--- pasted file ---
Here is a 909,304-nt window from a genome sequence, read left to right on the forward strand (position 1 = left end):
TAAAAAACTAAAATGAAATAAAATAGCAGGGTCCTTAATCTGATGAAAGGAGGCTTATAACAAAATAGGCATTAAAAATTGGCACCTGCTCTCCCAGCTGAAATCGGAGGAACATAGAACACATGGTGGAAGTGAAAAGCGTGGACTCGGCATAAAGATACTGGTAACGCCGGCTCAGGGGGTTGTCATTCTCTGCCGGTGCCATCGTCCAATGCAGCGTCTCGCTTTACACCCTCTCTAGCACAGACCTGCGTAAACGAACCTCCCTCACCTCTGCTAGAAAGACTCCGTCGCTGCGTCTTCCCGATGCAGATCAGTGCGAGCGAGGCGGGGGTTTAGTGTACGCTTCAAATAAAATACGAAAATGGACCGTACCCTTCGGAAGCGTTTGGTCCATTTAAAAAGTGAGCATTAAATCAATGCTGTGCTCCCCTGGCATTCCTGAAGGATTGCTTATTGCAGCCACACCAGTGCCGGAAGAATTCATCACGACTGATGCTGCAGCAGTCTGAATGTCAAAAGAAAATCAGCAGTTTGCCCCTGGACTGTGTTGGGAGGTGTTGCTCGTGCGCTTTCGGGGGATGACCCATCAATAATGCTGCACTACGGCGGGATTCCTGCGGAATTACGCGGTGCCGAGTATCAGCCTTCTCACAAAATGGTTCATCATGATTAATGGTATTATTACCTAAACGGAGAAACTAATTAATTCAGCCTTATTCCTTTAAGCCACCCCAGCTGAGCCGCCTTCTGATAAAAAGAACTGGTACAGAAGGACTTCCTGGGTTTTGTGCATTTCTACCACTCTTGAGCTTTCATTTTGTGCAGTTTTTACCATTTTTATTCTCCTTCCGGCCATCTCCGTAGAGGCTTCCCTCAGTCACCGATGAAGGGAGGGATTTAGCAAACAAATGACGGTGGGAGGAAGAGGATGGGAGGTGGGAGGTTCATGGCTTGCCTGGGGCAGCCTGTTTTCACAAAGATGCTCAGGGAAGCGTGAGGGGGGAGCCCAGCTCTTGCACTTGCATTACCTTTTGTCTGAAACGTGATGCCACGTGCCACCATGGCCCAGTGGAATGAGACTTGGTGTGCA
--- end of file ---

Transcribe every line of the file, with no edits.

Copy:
Here is a 909,304-nt window from a genome sequence, read left to right on the forward strand (position 1 = left end):
TAAAAAACTAAAATGAAATAAAATAGCAGGGTCCTTAATCTGATGAAAGGAGGCTTATAACAAAATAGGCATTAAAAATTGGCACCTGCTCTCCCAGCTGAAATCGGAGGAACATAGAACACATGGTGGAAGTGAAAAGCGTGGACTCGGCATAAAGATACTGGTAACGCCGGCTCAGGGGGTTGTCATTCTCTGCCGGTGCCATCGTCCAATGCAGCGTCTCGCTTTACACCCTCTCTAGCACAGACCTGCGTAAACGAACCTCCCTCACCTCTGCTAGAAAGACTCCGTCGCTGCGTCTTCCCGATGCAGATCAGTGCGAGCGAGGCGGGGGTTTAGTGTACGCTTCAAATAAAATACGAAAATGGACCGTACCCTTCGGAAGCGTTTGGTCCATTTAAAAAGTGAGCATTAAATCAATGCTGTGCTCCCCTGGCATTCCTGAAGGATTGCTTATTGCAGCCACACCAGTGCCGGAAGAATTCATCACGACTGATGCTGCAGCAGTCTGAATGTCAAAAGAAAATCAGCAGTTTGCCCCTGGACTGTGTTGGGAGGTGTTGCTCGTGCGCTTTCGGGGGATGACCCATCAATAATGCTGCACTACGGCGGGATTCCTGCGGAATTACGCGGTGCCGAGTATCAGCCTTCTCACAAAATGGTTCATCATGATTAATGGTATTATTACCTAAACGGAGAAACTAATTAATTCAGCCTTATTCCTTTAAGCCACCCCAGCTGAGCCGCCTTCTGATAAAAAGAACTGGTACAGAAGGACTTCCTGGGTTTTGTGCATTTCTACCACTCTTGAGCTTTCATTTTGTGCAGTTTTTACCATTTTTATTCTCCTTCCGGCCATCTCCGTAGAGGCTTCCCTCAGTCACCGATGAAGGGAGGGATTTAGCAAACAAATGACGGTGGGAGGAAGAGGATGGGAGGTGGGAGGTTCATGGCTTGCCTGGGGCAGCCTGTTTTCACAAAGATGCTCAGGGAAGCGTGAGGGGGGAGCCCAGCTCTTGCACTTGCATTACCTTTTGTCTGAAACGTGATGCCACGTGCCACCATGGCCCAGTGGAATGAGACTTGGTGTGCA